Queensland and the Great Barrier Reef
Queensland in the northeast quadrant of the continent with the Coral Sea lapping at its shores offers a paradise for cruise travellers that call on ports from Brisbane in the south to Airlie Beach, Cairns, Yorkeys Knob, and Port Douglas further north. Visits to these destinations are paired with scenic sailing and excursions to the Great Barrier Reef that stretches more than 2,300 kilometres off the Queensland coast.
Most itineraries covering Queensland and the Great Barrier Reef are seven-, eight-, or ten-night round-trip affairs from either Brisbane or Sydney.
Cairns: Cairns is considered to be the gateway to the Great Barrier Reef as well as Daintree Rainforest. When you visit Cairns, you’ll likely focus on excursions that bring you closer to nature and to some of Queensland’s most beautiful beaches. Many trips to the Great Barrier Reef Marine Park start with a catamaran voyage to Green Island, a 6,000-year-old coral cay within the marine park. You can enjoy the beach, swim, and snorkel or tour the reef via a glass-bottom boat.
Those who forgo a seaside adventure can visit Cairns Botanic Gardens or take the Skyrail Rainforest Cableway to Kuranda Village mountain retreat deep in the rainforest.
Port Douglas: One hour north of Cairns is Port Douglas. This former fishing village is home to some of Queensland’s most exclusive resorts and a bevy of gold sand beaches like the palm-lined Four Mile Beach at the end of Macrossan Street. This is another port that can get you close to the Great Barrier Reef and many activities revolve around the beach, kayaking, snorkelling, water skiing, and jet skiing.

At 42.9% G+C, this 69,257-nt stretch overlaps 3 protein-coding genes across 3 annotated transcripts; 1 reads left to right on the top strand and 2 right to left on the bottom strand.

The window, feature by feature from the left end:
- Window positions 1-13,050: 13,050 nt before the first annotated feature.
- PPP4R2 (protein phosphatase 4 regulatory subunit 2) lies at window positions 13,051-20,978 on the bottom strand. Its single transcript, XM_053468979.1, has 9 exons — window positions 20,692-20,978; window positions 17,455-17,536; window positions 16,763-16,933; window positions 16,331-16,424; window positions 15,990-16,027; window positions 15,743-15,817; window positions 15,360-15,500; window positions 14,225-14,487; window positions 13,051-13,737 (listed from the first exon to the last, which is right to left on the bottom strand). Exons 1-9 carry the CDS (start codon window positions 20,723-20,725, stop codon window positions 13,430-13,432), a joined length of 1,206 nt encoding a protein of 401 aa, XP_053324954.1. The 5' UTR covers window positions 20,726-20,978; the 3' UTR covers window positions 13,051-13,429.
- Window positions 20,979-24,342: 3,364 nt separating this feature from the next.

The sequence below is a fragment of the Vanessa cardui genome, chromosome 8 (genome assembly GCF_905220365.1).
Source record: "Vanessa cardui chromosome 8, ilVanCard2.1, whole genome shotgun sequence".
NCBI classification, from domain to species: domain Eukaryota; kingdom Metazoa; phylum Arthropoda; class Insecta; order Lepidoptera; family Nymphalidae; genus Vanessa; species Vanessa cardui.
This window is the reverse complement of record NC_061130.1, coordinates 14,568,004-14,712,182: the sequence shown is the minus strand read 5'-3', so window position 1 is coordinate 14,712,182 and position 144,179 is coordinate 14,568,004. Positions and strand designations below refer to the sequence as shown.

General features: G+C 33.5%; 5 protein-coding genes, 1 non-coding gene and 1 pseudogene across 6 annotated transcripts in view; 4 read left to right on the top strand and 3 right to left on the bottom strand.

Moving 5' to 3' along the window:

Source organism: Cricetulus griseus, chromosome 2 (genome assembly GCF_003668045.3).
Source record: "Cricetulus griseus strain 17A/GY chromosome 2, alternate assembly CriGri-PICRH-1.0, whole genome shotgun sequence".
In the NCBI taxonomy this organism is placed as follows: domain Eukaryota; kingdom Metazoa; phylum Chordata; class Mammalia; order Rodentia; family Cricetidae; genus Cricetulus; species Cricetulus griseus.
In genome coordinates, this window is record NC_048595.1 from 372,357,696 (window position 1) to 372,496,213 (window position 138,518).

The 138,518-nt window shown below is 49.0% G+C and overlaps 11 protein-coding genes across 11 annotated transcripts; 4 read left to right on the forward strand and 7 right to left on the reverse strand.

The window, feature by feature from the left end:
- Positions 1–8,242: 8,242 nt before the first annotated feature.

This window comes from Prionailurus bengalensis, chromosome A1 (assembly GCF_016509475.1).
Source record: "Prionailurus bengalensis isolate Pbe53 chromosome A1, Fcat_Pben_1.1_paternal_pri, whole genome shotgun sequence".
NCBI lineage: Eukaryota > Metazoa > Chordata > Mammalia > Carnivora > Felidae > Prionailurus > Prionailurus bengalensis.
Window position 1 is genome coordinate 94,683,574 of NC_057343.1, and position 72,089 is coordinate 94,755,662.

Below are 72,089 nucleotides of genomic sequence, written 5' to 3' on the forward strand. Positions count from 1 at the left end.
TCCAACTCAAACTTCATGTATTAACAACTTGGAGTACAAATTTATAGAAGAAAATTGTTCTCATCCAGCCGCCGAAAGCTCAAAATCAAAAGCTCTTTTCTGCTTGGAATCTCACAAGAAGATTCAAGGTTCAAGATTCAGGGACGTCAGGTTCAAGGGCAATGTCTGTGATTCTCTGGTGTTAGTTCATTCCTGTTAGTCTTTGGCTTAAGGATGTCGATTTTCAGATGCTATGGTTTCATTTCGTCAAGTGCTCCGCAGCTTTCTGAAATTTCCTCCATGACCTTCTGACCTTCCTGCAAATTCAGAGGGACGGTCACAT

Northern Australia, Western Australia, and a Combination of the Two
Also look for cruises labelled “Northern Australia.” These trips generally travel between Perth/Fremantle and Brisbane with calls on places like Geraldton, Broome, scenic cruising along the Margaret River, Albany, Kimberley Coast, Darwin, Cairns/Yorkeys Knob, and Papua New Guinea’s Alotau.
Cruise lines also offer a route along the southern coast of Australia, generally sailing between Perth/Fremantle and Sydney and visiting places like Adelaide and Melbourne.